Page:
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Categorized | Financial

Davis ready to make contrarian coal bet


Posted on June 30, 2015

Mick Davis©Charlie Bibby/FT

Former Xstrata CEO Mick Davis

Mick Davis, former chief executive of Xstrata, knows coal.

By the time Xstrata was sold to Glencore in 2013, Mr Davis had turned the miner into the world’s largest exporter of thermal coal, the type used in power stations. Coal lay behind Xstrata’s decade-long record as a corporate success story, riding the commodities boom.

    So it is no surprise that Mr Davis could make coal his first deal for X2, the private company he has established with the aim of creating a mid-tier mining group. Having secured equity commitments of up to $5.6bn from investors, X2 is talking to Rio Tinto, the miner with listings in London and Sydney, about acquiring its Australian coal assets in New South Wales.

    No deal has been finalised and X2 and Rio both declined to comment, but Mr Davis appears ready to take a contrarian bet on coal.

    The commodity has been suffering from a supply glut for years. The price of thermal coal has halved since 2011, and opposition to fossil fuels’ role in contributing to climate-changing carbon dioxide emissions is growing.

    But Mr Davis is probably focused on the opportunity to buy coal assets at a low point in the commodities cycle. “It would make sense for this to be the first foray for X2, especially given that a private equity fund should be able to take a long-term view on a commodity that is out of favour,” said analysts at Investec.

    Analysts at several firms value Rio’s Australian thermal coal assets at between $900m and $2bn, and there is a plausible long-term rationale for buying them.

    Although Japan is no longer the largest importer of thermal coal, its utilities are prepared to pay a premium to the market price to lock in reliable, high quality supplies. Many Japanese power stations are configured to burn only high-grade Australian coal.

    If Mr Davis is successful in concluding a deal with Rio, marketing rights for the Australian coal would be handed to Noble Group, Asia’s biggest commodity trader by sales. Noble was an anchor investor in X2, pledging $500m alongside private equity group TPG.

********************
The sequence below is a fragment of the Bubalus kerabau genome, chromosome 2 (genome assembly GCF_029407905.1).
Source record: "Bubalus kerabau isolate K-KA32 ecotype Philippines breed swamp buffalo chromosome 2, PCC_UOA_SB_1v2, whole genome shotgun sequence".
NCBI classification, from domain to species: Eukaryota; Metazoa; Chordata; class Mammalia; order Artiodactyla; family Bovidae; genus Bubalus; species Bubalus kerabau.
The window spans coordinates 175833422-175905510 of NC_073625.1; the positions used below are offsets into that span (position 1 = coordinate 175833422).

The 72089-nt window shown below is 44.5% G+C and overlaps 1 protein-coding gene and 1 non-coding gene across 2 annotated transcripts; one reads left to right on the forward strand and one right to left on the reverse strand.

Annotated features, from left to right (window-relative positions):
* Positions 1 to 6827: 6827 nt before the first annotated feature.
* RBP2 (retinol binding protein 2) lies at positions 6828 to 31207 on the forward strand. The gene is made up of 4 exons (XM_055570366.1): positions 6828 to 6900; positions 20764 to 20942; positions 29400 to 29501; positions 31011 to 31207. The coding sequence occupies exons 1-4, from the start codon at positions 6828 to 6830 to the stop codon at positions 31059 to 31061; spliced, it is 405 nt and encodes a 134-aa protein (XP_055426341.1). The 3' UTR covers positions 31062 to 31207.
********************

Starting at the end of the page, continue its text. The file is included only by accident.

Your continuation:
It is almost two years since X2 announced its ambitions, and Mr Davis has been proved right in not rushing into a deal, given commodity prices have continued to decline.

    The problem for X2 remains finding an appropriate seller. Miners have generally been disposing of assets that Mr Davis would not want, or asking too high a price for those he may be interested in.

    Rio is no different. Sam Walsh, Rio’s chief executive, is wary of being excoriated by investors in years to come for having sold assets on the cheap.

    Mr Davis is not ruling out deals involving commodities beyond coal. Along with “bulks”, such as coal, he is expected to try to acquire mines producing industrial metals such as copper, manganese, nickel and zinc. Demand for these metals is more predictable than for precious ones such as gold.

    Given that a portfolio of businesses is X2’s aim, Mr Davis talked to BHP Billiton about a deal for its many unwanted assets.

    But BHP instead chose to offload its non-core businesses through the creation of a new public company, South32. It has had a difficult start, with its shares down 13 per cent since the stock started trading in May.

    Mr Davis could target a takeover of South32, which has some coal assets, or another listed company, although that would probably mean paying a premium to its share price. He has also been in talks with Anglo American, another miner selling a portfolio of unwanted coal, copper and platinum assets.

    The main competition for Rio’s thermal coal assets could come from Glencore.

    Peter Freyberg, Glencore’s head of coal, said this month it was ready to buy “bolt-on” coal assets.

    Now the world’s biggest exporter of thermal coal, Glencore’s Australian operations are next door to Rio’s. Privately, some Glencore executives see themselves as natural owners of Rio’s thermal coal assets.

    Cost savings are rare in mining deals but most likely when assets are close to each other, and analysts at Credit Suisse last year estimated potential for annual synergies of $500m from combining the Rio and Glencore operations in New South Wales.

    Paul Gait, analyst at Bernstein, says: “Glencore would get marketing and operational synergies, the price tag is not prohibitive and they already acquired Clermont [another Australian coal mine] from Rio. Against this X2 has the cash, a better balance sheet and no antitrust concerns to worry about.”